Family History Is More Than Genealogy
Contributed by By R. Scott Lloyd, Church News staff writer
- Elder Allan F. Packer spoke at a RootsTech 2013 Family History and Technology Conference devotional March 23, 2013.
- Changes over the past 35 years have eliminated or largely reduced obstacles for doing family history work.
- Family history and temple work are two parts of the same work. Family history includes genealogy but is much broader in scope and time.
“Create your history as you live in the present, discover the past by learning of the stories of your ancestors, and shape the future by sharing your stories.” —Elder Allan F. Packer of the Seventy
Family history is not just genealogy, but includes the present and future as well as the past, and ultimately, it is about connecting families together across the generations “that we may be redeemed,” Elder Allan F. Packer of the Seventy said March 23 during the RootsTech 2013 Family History and Technology Conference in Salt Lake City.
“There is an eternal significance to this doctrine for individuals and families,” Elder Packer said. “When understood, this doctrine, added to the natural love a parent has for his children, motivates individuals to ensure the connections are in place.”
Elder Packer, Executive Director of the Family History Department of the Church, spoke during a morning devotional on the last day of the three-day event, which has drawn more than 6,700 genealogy enthusiasts from throughout the United States and several nations. The devotional was included in a portion of the conference free to the public and directed toward priesthood leaders and other Church members with family history callings.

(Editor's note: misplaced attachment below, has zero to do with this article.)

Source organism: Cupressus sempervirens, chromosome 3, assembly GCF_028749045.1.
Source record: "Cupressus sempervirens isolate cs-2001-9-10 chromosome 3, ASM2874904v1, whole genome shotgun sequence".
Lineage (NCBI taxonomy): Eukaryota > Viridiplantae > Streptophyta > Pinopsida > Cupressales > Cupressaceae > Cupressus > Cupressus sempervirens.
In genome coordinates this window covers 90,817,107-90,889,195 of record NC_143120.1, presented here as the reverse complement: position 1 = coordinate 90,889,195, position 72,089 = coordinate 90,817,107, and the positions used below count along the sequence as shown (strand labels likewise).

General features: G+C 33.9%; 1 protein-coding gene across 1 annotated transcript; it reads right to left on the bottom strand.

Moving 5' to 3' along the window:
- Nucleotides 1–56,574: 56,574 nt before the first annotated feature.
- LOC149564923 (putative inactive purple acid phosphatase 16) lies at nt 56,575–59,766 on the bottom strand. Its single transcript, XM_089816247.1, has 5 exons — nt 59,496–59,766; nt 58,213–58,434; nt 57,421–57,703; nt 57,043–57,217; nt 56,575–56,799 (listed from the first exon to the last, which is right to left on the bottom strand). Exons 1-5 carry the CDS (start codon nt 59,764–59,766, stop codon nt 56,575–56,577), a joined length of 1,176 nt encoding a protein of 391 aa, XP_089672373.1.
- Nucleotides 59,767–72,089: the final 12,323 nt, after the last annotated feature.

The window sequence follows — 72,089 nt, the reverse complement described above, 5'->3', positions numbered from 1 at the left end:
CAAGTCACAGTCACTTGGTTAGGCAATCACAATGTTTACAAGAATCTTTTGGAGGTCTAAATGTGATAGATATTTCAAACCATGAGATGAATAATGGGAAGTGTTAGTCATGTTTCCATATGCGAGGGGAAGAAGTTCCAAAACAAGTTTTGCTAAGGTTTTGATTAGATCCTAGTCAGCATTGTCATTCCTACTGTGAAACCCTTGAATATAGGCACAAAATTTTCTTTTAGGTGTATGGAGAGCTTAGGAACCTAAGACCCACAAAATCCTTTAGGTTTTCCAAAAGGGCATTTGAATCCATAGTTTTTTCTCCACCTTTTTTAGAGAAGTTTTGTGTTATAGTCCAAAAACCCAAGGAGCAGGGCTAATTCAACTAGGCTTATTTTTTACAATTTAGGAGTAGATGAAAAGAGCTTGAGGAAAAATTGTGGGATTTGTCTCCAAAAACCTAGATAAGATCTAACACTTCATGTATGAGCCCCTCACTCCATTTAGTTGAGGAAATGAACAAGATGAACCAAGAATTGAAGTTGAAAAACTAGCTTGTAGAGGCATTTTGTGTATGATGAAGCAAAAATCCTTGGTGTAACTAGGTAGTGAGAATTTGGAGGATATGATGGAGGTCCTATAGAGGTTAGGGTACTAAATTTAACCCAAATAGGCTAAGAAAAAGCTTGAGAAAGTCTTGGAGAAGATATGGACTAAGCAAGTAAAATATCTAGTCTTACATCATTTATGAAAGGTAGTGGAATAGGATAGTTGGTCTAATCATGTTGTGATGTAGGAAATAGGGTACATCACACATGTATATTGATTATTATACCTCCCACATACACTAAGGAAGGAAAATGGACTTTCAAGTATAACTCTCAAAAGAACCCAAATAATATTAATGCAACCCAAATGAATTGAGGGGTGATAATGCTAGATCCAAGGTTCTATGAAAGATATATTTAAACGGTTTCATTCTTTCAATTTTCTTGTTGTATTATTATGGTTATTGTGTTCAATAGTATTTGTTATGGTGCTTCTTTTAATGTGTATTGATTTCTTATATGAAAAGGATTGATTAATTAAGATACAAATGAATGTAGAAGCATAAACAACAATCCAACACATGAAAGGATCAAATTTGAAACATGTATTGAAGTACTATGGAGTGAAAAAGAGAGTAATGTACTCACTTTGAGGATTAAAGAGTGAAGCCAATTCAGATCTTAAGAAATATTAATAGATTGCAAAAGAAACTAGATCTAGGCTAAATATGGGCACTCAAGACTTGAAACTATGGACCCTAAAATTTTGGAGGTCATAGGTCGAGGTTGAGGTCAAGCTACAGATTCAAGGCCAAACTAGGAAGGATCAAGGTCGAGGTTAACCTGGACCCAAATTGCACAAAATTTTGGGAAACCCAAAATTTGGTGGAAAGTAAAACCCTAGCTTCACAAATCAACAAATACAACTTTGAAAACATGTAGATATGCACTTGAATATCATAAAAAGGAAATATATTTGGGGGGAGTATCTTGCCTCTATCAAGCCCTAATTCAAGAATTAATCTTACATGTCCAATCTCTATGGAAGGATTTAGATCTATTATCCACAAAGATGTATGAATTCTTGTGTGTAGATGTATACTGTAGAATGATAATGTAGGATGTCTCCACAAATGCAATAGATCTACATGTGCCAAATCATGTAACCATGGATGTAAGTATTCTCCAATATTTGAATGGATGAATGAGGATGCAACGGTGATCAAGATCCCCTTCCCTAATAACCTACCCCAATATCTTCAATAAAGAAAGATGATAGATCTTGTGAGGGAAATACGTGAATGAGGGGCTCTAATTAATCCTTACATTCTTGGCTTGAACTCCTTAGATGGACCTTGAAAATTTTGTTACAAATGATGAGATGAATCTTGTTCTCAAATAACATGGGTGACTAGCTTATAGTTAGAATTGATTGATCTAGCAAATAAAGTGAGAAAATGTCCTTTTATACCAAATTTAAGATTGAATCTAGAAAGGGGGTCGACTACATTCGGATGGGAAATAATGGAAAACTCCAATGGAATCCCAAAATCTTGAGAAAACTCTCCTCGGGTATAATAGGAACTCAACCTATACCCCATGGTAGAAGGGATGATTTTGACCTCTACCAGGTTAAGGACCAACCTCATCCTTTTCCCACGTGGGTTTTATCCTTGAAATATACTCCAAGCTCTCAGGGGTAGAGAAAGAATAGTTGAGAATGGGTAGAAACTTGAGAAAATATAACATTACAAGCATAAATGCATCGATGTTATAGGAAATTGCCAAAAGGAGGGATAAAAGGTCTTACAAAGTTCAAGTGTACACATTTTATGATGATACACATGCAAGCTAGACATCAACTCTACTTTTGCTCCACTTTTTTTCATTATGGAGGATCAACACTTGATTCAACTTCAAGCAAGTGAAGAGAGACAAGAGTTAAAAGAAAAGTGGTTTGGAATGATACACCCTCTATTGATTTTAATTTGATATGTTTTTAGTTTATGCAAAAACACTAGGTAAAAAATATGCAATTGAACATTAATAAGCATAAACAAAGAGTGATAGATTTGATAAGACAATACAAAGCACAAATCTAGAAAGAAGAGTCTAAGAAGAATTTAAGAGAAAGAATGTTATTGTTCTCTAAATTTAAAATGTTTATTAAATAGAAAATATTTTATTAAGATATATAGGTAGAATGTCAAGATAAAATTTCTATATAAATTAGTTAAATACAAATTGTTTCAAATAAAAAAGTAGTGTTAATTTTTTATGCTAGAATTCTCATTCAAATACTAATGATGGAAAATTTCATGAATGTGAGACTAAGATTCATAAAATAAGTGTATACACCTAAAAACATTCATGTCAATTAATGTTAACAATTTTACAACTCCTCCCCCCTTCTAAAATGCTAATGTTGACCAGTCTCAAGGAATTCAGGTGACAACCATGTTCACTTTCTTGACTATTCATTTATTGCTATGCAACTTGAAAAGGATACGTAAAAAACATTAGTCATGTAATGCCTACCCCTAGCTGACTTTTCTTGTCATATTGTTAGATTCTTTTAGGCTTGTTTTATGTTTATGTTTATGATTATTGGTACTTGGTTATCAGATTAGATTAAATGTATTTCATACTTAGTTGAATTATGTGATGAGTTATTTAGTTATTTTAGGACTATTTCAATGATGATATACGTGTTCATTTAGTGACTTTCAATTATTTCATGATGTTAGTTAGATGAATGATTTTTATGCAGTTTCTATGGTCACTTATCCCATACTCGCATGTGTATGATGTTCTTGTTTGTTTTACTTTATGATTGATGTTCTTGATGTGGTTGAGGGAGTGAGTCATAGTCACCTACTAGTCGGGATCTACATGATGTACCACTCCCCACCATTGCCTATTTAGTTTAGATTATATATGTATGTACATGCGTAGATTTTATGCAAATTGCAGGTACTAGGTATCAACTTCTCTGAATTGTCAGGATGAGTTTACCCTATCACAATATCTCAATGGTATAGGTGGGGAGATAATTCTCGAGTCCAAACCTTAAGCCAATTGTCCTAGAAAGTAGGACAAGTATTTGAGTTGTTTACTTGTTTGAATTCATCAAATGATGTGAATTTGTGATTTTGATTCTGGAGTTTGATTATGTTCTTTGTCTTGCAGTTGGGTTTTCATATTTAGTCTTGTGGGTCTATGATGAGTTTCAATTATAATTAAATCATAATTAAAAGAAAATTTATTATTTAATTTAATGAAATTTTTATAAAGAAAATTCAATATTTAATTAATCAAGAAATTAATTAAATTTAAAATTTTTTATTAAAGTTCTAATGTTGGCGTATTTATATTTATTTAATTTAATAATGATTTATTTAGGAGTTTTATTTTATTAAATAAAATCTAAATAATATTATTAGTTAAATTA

Two letters issued by the First Presidency in 2012 reemphasized that individuals, families, and local Church units have the primary responsibility for supplying names for temple ordinances.
“This direction is not a wholesale or immediate change, but a large and important next step in a line-upon-line and precept-upon-precept pattern of accomplishing the work of salvation for the living and the dead,” Elder Packer said.
He cited changes over the past 35 years that have given impetus to that direction, including the 1987 change in name from the Genealogical Department to the Family History Department; technological advances in computer systems and networks; construction of temples across the world, giving easier access for the performance of ordinance work; simplifying and moving the process of clearing names for temple work from the department to local family history centers and now to the home computer; dramatic increases in the rate at which new records are being added, now to 1.7 million a day; and eliminating or largely reducing the obstacles for doing family history work.
Elder Packer highlighted and gave clarification regarding several misunderstandings regarding the work, one of them regarding the relationship between family history and temple work. He said they are really one work with two parts.
Another misunderstanding, he said, is the relationship between family history and genealogy.
“Genealogy is an important subset of family history,” he explained. “Family history includes genealogy but is much broader in scope and time. It is not limited to the past, but includes the present and the future. Family history is the history of a family past, present, and future.”